The 600 DPI grating represents the closest lines that your printer can print, hence, it also represents the largest projected image for this technique.  Your projected CGH's will be this size or smaller.  Of course, when using the diffraction grating, you can increase the distance between the hologram and screen to increase the image/dot size.  But this doesn't really help our CGHs since the hologram calculation requires the inclusion of a focal distance.  And increasing this focal distance makes the object smaller which offsets the size increase.

The 300 DPI grating doesn't push your printer quite so hard as the 600 DPI version.  Because the lines are farther apart, the diffraction spots on the wall are closer together, and an image printed at this reslution will be smaller.

If the 600 DPI grating looks bad, but the 300 DPI grating looks good, then your printer is having difficulty printing at 600 DPI.  In my experience, 600 DPI gratings tend to be "blotchy", perhaps from variability in toner particle size .  You can directly examine the gratings with a magnifying glass to see the quality of your printer in drawing the grating lines.  If you don't see parallel lines at all, but rather some cross-hatch type pattern then your printer settings or driver are problematic and more complicated CGH attempts are almost certain to fail.

About Printers

In the course of my experiments, I've encountered quite a number of printer issues.  We're pushing the limits of printer technology and we care about pixel placement accuracy more than any printer manufacturer ever imagined.  Any of the numerous enhancements that the manufacturer added to the printer firmware because they usually improve image quality are pretty likely to ruin your chances of getting a good reconstruction.  My printer tips are as follows:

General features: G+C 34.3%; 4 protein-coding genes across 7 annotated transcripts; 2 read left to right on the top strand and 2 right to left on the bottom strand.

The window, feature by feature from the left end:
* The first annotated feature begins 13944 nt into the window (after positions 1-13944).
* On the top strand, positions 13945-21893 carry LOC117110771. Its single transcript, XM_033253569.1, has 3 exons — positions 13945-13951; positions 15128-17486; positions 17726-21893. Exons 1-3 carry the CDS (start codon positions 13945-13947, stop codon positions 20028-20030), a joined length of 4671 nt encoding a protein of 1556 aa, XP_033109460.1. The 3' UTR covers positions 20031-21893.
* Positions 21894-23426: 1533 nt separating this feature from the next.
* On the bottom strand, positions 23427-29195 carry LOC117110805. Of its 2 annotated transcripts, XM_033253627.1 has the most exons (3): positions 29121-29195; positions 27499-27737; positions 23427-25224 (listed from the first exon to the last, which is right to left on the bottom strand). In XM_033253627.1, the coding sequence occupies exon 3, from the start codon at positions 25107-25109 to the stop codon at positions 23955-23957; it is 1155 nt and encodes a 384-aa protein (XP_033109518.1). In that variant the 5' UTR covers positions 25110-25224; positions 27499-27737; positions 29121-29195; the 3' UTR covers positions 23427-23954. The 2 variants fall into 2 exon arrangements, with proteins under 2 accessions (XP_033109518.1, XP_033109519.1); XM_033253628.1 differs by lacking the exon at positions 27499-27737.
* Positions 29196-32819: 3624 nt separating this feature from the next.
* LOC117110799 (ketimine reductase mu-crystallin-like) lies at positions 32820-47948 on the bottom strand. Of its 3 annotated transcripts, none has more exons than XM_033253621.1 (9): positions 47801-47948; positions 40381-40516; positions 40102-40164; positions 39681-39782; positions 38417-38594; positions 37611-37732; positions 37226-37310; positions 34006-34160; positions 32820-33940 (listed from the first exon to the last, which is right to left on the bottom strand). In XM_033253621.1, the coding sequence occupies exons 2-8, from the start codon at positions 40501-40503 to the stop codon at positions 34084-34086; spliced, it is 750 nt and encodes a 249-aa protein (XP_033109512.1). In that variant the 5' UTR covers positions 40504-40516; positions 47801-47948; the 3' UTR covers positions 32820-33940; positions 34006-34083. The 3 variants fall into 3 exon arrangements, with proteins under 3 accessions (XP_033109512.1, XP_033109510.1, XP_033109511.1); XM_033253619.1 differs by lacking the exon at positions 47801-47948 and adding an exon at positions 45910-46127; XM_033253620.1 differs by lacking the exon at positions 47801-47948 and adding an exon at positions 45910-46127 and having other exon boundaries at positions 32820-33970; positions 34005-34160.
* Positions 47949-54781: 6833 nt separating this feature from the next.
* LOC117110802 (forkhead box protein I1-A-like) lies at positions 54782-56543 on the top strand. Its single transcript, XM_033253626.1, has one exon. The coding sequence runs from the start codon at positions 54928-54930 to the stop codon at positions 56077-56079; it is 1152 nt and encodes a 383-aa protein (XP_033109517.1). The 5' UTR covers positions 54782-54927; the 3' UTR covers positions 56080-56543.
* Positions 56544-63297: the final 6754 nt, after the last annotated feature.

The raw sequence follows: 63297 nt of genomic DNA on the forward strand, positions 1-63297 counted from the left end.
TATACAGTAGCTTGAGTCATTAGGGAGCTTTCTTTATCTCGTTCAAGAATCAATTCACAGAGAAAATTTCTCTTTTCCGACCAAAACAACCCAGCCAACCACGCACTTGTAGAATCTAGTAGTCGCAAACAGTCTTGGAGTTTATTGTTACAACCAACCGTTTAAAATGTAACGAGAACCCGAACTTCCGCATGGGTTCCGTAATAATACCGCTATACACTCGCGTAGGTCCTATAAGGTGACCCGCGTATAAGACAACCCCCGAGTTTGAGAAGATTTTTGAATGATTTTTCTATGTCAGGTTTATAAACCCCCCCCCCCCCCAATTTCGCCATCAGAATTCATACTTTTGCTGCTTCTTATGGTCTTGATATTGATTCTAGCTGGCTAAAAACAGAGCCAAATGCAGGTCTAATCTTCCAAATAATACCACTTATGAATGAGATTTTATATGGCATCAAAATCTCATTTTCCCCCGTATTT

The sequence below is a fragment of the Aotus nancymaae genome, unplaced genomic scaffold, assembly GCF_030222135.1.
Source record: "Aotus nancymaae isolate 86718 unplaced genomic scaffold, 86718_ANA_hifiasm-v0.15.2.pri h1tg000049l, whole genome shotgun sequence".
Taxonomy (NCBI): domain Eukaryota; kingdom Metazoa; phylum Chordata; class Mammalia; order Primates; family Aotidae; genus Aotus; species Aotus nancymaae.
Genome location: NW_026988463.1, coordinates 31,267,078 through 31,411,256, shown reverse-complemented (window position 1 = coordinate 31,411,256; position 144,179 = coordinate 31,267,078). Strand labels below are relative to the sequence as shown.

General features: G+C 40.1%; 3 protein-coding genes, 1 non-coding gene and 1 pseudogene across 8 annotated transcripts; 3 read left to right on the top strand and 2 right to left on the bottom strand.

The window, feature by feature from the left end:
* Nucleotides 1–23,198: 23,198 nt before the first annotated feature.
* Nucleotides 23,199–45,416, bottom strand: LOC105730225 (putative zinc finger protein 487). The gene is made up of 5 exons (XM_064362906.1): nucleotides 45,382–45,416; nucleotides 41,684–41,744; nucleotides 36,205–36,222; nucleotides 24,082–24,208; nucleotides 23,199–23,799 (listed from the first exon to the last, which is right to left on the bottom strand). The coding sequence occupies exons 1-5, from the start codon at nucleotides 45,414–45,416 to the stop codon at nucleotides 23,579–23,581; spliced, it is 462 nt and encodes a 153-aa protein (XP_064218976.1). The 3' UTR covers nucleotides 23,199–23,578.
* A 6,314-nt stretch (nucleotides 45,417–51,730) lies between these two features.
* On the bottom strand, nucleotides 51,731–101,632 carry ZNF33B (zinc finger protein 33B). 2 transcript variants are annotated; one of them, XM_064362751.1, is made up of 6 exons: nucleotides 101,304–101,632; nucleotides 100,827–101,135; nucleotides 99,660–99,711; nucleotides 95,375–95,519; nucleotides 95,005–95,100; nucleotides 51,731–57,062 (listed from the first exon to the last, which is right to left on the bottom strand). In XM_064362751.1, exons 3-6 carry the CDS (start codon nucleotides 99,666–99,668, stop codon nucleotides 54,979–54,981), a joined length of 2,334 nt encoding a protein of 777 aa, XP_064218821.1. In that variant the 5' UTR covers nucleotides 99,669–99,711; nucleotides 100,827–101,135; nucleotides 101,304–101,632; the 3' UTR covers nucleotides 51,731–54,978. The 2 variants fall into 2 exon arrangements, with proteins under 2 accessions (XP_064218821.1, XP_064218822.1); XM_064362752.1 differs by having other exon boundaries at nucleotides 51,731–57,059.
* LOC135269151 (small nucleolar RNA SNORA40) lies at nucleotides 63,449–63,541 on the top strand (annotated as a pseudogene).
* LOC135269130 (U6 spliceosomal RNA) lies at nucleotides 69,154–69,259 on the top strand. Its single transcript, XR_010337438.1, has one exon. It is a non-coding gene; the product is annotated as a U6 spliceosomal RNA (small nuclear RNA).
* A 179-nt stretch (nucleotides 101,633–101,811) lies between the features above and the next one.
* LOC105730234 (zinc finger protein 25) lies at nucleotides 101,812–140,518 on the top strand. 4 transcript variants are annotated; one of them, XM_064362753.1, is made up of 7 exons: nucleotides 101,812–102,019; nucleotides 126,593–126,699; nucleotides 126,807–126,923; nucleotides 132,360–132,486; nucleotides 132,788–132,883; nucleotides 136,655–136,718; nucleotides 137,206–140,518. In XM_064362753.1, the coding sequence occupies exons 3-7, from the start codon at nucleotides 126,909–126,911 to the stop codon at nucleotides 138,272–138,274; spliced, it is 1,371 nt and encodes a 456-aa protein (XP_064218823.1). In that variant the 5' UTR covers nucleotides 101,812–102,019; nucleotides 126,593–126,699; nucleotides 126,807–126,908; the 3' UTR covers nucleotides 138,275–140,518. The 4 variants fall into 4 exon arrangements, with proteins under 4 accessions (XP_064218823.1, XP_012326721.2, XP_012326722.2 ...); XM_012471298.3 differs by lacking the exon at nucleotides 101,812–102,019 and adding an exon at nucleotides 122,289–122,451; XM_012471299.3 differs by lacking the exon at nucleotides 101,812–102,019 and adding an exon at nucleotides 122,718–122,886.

• Just because a printer advertises 1200dpi resolution is no guarantee that every single dot in the image will accurately correspond to a dot in the output.  Don't assume that any resolution mode prints accurately without an experiment to demonstrate it.
  • To quickly detect whether your printer is accurately reproducing your images, try printing a symmetric test pattern (the "double point" pattern above is excellent) at all available resolutions.  You'll have to adjust the page size to ensure that your software doesn't resize the image.  I've seen cases where the fringes print fine at 300dpi  (2in across for the "double point" image) and 600dpi (1in), but at 1200dpi (0.5 in), the pattern was noticeably different.  Some aliasing/moire effects were present and indicate that image reproduction was not accurate.
  • 300dpi is just not fine enough resolution for reasonable size hologram reconstructions.  600dpi is better, but again your reconstructions will be small.  At 1200dpi, you may be pushing the limits of technology so that finge printing is not accurate.
  • The "Diffraction Grating" is the worst case scenario since it alternates light and dark pixels.   Quite frequently the pixels are larger than the blank cells and no light is transmitted through the fringes.  You might also rotate the diffraction grating by 90 degrees, since printer horizontal resolution accuracy and vertical resolution accuracy are controlled by different mechanisms and may not be symmetric.